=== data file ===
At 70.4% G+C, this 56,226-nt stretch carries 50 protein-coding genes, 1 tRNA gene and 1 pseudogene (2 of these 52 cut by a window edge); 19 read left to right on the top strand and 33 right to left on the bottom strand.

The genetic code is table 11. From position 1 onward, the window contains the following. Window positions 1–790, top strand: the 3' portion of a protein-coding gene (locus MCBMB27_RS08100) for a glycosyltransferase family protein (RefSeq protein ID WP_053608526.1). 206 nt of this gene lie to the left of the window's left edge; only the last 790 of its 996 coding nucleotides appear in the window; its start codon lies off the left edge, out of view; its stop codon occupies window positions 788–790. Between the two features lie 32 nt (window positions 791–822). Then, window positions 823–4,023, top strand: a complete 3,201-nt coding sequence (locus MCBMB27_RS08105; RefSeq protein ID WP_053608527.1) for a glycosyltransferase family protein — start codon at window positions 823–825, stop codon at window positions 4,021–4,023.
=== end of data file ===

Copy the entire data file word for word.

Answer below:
At 70.4% G+C, this 56,226-nt stretch carries 50 protein-coding genes, 1 tRNA gene and 1 pseudogene (2 of these 52 cut by a window edge); 19 read left to right on the top strand and 33 right to left on the bottom strand.

The genetic code is table 11. From position 1 onward, the window contains the following. Window positions 1–790, top strand: the 3' portion of a protein-coding gene (locus MCBMB27_RS08100) for a glycosyltransferase family protein (RefSeq protein ID WP_053608526.1). 206 nt of this gene lie to the left of the window's left edge; only the last 790 of its 996 coding nucleotides appear in the window; its start codon lies off the left edge, out of view; its stop codon occupies window positions 788–790. Between the two features lie 32 nt (window positions 791–822). Then, window positions 823–4,023, top strand: a complete 3,201-nt coding sequence (locus MCBMB27_RS08105; RefSeq protein ID WP_053608527.1) for a glycosyltransferase family protein — start codon at window positions 823–825, stop codon at window positions 4,021–4,023.